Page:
I finally finished my show at Joyusha . For all my complaints it was a pleasant experience. I learned a few things about what it takes to sell at shows. Number one is that talking to the people who come to the show is not only important to the sales end of the equation but I felt strange if someone bought something and I hadn’t talked to them. The gallery is small, about 10 tatami mats, roughly 11.5 square meters.  The roof is low and the floor creaks with every step anyone takes. The total effect is of a delicate space that is too small for my towering 5 foot 5 inch  pacing presence.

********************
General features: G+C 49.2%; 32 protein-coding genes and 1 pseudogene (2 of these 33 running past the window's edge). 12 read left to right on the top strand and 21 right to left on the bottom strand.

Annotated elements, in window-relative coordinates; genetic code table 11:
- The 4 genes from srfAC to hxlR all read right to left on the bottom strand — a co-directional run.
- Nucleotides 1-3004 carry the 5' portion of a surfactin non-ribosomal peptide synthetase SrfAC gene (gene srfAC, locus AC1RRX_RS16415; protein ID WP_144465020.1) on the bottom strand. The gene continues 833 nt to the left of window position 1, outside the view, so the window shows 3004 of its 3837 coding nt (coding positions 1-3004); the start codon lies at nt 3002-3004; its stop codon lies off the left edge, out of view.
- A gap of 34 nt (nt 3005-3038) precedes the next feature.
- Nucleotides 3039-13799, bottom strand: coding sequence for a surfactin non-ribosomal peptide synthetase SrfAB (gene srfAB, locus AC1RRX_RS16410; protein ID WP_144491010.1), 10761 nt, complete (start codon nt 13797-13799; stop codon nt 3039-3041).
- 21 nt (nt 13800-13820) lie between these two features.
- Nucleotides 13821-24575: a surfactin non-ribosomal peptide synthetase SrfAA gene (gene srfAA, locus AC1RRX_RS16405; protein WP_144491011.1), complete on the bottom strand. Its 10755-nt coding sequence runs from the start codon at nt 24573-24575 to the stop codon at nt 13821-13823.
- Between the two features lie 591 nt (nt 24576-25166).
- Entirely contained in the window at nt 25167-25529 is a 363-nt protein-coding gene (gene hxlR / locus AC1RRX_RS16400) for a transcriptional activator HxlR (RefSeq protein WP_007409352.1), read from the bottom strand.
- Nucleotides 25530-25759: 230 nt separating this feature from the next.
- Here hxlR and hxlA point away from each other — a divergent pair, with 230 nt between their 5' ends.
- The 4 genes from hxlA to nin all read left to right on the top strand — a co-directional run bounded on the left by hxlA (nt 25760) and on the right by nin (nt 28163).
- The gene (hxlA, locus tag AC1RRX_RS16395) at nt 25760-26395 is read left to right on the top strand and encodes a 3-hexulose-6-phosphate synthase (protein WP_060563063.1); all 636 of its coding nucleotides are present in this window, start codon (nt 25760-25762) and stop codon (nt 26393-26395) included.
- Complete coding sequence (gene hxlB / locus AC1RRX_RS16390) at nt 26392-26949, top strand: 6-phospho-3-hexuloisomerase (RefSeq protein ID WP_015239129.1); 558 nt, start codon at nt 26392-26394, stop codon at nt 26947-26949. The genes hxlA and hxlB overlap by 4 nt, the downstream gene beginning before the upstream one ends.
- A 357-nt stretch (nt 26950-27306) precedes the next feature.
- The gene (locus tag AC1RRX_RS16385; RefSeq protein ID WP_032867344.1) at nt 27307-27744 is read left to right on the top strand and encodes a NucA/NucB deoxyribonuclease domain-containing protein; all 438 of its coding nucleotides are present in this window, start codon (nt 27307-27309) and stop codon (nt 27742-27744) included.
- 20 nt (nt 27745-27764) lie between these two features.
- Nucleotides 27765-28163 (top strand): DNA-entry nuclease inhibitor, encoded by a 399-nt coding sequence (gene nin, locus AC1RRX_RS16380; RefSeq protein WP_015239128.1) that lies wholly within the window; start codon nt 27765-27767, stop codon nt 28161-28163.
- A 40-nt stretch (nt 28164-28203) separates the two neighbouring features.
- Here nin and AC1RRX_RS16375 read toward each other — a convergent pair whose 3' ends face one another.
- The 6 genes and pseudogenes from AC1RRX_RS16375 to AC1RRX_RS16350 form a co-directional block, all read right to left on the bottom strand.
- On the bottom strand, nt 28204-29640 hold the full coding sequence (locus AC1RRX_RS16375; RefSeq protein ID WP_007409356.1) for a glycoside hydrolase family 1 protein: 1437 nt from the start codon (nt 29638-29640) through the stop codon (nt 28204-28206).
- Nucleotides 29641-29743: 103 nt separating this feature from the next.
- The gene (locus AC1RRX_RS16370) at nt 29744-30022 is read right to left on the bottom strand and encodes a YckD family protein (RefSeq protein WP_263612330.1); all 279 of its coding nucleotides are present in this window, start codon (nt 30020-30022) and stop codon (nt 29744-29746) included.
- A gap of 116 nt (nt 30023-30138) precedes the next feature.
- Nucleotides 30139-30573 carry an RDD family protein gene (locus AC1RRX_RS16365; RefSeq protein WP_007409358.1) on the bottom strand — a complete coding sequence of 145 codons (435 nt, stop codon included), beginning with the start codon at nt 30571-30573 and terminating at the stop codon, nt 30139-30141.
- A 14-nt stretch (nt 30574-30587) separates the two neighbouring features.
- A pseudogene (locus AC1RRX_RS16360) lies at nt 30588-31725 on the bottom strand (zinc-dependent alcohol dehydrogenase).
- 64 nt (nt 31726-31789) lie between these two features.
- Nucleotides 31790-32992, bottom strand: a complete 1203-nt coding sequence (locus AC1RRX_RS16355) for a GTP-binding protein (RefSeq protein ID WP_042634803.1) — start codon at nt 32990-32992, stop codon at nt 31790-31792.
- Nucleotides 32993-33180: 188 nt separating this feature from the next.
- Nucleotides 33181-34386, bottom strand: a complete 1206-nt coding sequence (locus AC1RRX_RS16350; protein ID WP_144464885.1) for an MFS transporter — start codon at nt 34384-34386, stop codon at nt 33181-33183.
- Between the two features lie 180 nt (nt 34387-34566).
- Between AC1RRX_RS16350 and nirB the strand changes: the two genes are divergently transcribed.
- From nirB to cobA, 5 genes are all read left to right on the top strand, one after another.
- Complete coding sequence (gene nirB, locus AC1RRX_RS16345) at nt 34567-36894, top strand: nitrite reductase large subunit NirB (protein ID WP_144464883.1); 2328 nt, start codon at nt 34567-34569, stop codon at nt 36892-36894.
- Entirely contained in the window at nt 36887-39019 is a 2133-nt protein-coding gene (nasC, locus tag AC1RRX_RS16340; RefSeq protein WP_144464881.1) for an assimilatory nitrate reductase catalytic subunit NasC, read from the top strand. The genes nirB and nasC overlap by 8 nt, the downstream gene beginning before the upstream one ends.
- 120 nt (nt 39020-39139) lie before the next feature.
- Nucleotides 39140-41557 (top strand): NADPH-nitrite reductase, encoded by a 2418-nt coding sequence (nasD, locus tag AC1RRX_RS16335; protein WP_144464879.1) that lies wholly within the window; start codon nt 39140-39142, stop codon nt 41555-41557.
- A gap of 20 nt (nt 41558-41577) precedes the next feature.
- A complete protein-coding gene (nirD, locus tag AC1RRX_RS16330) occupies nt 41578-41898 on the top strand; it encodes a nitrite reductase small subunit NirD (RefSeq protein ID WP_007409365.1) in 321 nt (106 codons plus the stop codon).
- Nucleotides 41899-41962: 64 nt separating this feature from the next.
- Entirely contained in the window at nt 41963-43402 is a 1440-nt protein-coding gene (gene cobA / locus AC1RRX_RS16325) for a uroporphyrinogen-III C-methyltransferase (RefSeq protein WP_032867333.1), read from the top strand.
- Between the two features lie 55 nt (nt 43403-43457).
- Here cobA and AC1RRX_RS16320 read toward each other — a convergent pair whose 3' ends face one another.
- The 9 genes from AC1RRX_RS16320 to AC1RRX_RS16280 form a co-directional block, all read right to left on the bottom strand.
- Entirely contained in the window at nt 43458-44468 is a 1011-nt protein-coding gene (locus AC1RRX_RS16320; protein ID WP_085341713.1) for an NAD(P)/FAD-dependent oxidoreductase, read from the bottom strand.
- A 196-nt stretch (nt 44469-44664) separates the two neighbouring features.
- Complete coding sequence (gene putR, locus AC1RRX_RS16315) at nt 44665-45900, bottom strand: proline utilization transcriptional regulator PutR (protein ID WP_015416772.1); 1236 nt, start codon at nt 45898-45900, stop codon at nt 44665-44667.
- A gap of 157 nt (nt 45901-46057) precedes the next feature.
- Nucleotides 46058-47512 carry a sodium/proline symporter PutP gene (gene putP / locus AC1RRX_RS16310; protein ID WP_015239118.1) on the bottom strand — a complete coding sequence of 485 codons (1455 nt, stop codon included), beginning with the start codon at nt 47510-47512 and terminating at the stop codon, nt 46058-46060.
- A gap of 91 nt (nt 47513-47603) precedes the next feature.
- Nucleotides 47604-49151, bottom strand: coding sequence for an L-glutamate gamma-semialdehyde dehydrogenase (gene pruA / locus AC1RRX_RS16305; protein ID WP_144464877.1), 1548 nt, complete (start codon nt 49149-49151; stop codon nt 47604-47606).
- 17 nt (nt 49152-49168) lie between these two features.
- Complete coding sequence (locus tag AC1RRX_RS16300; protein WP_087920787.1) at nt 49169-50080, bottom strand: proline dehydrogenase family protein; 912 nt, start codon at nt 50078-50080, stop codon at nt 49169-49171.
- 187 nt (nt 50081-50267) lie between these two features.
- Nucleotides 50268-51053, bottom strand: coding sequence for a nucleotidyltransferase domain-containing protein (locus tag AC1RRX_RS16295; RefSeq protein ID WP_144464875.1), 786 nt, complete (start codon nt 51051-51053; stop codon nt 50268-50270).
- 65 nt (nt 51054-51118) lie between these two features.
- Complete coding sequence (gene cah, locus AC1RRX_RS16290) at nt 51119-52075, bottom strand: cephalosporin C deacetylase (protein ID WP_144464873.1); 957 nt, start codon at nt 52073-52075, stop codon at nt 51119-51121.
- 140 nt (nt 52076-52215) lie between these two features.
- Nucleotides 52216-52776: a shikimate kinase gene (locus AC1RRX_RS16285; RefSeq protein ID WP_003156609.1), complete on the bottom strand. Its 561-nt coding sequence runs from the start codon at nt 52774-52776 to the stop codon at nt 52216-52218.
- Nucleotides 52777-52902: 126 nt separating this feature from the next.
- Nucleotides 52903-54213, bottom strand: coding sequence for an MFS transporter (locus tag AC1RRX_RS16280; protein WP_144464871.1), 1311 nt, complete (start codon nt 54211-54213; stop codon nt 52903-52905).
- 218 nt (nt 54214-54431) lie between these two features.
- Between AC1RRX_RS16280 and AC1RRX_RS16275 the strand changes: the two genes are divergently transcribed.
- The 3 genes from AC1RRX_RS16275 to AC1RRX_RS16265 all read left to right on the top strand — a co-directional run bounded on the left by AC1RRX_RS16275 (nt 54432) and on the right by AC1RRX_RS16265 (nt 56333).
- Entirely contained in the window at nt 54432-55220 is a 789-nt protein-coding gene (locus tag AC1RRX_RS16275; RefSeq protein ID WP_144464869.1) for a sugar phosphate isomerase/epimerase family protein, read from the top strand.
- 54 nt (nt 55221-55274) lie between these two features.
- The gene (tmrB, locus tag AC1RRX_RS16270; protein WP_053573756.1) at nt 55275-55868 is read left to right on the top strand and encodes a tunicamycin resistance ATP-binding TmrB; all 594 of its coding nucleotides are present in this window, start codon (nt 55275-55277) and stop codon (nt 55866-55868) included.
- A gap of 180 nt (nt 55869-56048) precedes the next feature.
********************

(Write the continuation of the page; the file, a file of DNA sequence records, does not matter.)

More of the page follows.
I went to the gallery for a total of 5 days, two weekends and one weekday. The days I wasn’t there I had almost zero sales, the days I was there the sales were enough to make it worthwhile. The last hour of the last day a very attractive woman walked in, without hesitation took one long-necked bottle I had made that others had religiously ignored  and said she would buy it.  She then picked up a long narrow plate and said that since she had ordered tea she had to go downstairs and drink that and that if anyone came in to buy those two items I should come down immediately and tell her. I didn’t bother to tell her that even though those two pieces were among my favorites I seriously doubted anyone would swoop in to buy them.  She did buy them and in talking to her more found out she is a designer of commercials and was on a site hunting trip in Nara.

Back to building my kiln.


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